4.      VA Expands Nursing School Partnership Program.   Federal Daily (8/4) reported, "In an effort to increase its work force of nurses, the Department of Veterans Affairs…on July 31 announced it was expanding its $40 million partnership program that pairs nursing schools with VA facilities." This year, seven nursing schools "will form new partnerships with nine VA medical centers and join the VA Nursing Academy," a virtual university based in Washington, DC, that "already has four other paired partnerships in operation." In a news release noting the expansion of the nursing school partnership program, VA Secretary James Peake said the "expanded role" of the VA "in the education of nurses will ensure the department has the nurses needed to continue our world-class health care for veterans."
      Lutz VAMC Participating In Program.   The Saginaw (MI) News (8/5, Armentrout) reports, "A collaboration with the Lutz Veterans Affairs Medical Center in Saginaw will provide clinical faculty to nursing students at Saginaw Valley State University this fall." The collaboration is part of the VA’s nursing school partnership program, which "began in 2007." More "partnerships are in the works, VA officials said. The project will increase student enrollment by about 1,000 students nationwide, they said."

5.      VA Becoming More Eco-Friendly As Data Centers Consolidate.   In its August issue focusing on "Green Government," Government Executive (8/1, Noyes) reported, "While being eco-friendly isn’t the driving force behind the data center consolidation" at the Department of Veterans Affairs, "it’s turning out to be a big fringe benefit." Until recently, the VA "took a decentralized approach to information technology," but "during the past few years, the department has been consolidating its decades-old computer network into regional hubs." Charlie DeSanno, the VA’s executive director of enterprise infrastructure engineering, "admits that for VA, being environmentally friendly isn’t at the top of the list for data centers, but it’s becoming more important." For example, part "of the vetting process" for new regional facilities serving as hubs includes "making sure the vendor being auditioned has a strategy to go green, or at least a game plan to address the steadily increasing price and environmental impact of IT." But more eco-friendly operations have also "been a byproduct of the regionalization program," which has reduced the VA’s "power consumption by about 25 percent."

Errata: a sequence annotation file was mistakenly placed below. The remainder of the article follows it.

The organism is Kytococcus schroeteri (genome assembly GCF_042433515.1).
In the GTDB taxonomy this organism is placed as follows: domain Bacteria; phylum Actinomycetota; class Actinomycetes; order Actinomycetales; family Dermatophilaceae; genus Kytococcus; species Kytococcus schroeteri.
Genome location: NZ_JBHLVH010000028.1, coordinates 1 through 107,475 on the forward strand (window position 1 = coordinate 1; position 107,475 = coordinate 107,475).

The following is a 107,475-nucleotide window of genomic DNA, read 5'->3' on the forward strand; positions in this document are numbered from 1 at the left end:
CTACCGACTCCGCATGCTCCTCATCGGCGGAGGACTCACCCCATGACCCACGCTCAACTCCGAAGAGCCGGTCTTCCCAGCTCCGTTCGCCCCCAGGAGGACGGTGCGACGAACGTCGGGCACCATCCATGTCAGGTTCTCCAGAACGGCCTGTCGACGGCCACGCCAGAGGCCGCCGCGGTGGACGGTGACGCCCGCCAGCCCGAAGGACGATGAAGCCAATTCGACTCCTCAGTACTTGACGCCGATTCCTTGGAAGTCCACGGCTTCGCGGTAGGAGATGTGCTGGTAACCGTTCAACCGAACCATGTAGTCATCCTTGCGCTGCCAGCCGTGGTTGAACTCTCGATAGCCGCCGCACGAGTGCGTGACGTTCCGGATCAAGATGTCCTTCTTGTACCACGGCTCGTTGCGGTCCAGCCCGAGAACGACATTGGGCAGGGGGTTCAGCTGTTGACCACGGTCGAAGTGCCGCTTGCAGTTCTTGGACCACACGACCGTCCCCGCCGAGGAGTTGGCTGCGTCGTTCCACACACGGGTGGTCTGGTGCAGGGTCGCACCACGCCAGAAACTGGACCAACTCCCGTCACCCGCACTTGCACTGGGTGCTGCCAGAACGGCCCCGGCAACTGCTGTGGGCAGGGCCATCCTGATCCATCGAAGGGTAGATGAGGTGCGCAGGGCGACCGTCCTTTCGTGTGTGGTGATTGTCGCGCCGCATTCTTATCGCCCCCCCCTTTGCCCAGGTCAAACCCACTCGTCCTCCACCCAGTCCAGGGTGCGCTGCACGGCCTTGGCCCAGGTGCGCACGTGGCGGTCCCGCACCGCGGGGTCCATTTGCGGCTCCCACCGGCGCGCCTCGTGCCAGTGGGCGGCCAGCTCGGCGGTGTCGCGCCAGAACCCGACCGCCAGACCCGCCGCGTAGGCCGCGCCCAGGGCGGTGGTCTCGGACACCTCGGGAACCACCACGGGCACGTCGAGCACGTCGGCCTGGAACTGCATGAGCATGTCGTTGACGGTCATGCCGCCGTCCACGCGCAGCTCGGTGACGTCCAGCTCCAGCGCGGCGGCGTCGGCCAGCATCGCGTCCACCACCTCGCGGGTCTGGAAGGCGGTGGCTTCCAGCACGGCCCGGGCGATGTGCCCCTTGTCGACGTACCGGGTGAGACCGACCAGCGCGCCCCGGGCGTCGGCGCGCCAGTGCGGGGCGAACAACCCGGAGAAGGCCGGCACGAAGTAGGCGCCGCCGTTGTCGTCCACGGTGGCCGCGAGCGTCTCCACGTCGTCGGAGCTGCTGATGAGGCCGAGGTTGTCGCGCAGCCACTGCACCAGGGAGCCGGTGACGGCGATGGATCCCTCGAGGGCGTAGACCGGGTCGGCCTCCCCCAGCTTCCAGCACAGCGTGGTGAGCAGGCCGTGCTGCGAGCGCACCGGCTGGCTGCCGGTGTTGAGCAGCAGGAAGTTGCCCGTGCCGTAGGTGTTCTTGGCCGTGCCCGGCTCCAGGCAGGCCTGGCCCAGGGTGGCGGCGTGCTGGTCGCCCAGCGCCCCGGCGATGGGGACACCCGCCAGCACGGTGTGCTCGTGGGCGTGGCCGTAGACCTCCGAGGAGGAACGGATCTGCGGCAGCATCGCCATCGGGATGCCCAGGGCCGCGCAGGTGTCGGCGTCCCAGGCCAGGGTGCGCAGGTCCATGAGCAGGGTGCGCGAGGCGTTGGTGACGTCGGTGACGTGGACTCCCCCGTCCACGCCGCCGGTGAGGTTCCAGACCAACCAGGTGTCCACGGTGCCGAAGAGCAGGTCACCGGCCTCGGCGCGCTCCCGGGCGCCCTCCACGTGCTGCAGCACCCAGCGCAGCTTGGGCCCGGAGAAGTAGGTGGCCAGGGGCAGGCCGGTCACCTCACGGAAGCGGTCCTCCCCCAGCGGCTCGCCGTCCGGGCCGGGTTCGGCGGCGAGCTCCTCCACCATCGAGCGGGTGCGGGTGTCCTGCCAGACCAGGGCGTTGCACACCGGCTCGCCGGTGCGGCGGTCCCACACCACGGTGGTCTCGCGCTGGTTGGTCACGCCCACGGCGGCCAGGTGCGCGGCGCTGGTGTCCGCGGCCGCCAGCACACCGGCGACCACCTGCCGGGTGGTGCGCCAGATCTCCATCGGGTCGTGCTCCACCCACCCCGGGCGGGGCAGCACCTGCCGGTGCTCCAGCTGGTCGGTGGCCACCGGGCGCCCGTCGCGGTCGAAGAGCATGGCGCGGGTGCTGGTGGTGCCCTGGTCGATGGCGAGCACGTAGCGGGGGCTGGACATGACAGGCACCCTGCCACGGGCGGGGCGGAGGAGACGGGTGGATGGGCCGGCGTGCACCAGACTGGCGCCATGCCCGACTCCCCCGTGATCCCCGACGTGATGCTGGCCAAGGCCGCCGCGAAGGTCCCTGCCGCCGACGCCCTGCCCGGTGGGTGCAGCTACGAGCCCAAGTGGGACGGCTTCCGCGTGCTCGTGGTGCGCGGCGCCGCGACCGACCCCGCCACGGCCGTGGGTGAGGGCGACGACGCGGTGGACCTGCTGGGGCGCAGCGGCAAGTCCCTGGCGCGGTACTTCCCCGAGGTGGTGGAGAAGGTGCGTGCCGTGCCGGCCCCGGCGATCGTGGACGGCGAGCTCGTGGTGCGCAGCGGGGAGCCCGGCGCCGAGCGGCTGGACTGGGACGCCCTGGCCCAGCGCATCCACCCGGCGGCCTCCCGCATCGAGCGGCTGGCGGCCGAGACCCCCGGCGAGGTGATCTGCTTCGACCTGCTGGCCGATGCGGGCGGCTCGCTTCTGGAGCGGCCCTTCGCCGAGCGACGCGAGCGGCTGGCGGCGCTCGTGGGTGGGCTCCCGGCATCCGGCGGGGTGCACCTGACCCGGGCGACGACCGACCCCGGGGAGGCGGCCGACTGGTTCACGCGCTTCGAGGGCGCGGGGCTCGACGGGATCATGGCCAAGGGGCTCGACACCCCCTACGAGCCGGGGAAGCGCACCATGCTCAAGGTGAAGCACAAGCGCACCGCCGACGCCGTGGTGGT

6.      Bush Nominates VA Official To Lead OPM.   In continuing coverage, Federal Computer Week (8/4, Mosquera) reported, "President Bush has nominated Michael Hager, a human resources federal executive, to lead the Office of Personnel Management, White House officials have announced." Hager is currently the "assistant secretary for human resources and administration at the Veterans Affairs Department. He has held that post since November 2007." Federal Daily (8/5) publishes a similar story.

7.      Air Force Vets Participate In Wheelchair Games.   Air Force Print News (8/4, Larlee) profiled Delvin McMillan, one of the more "than 80…Air Force veterans" that participated in the 28th National Veterans Wheelchair Games, held July 25 through 29 in Omaha, Nebraska. The Print News noted that Kim Byers, public affairs director for the games, said the event is made possible by extensive planning. For example, when planning for the 2008 games, representatives from Omaha "shadowed event planners at 2007 games in Milwaukee," and this year, "representatives from Spokane, Wash., did the same thing in preparation for the 2009 games that will be hosted there."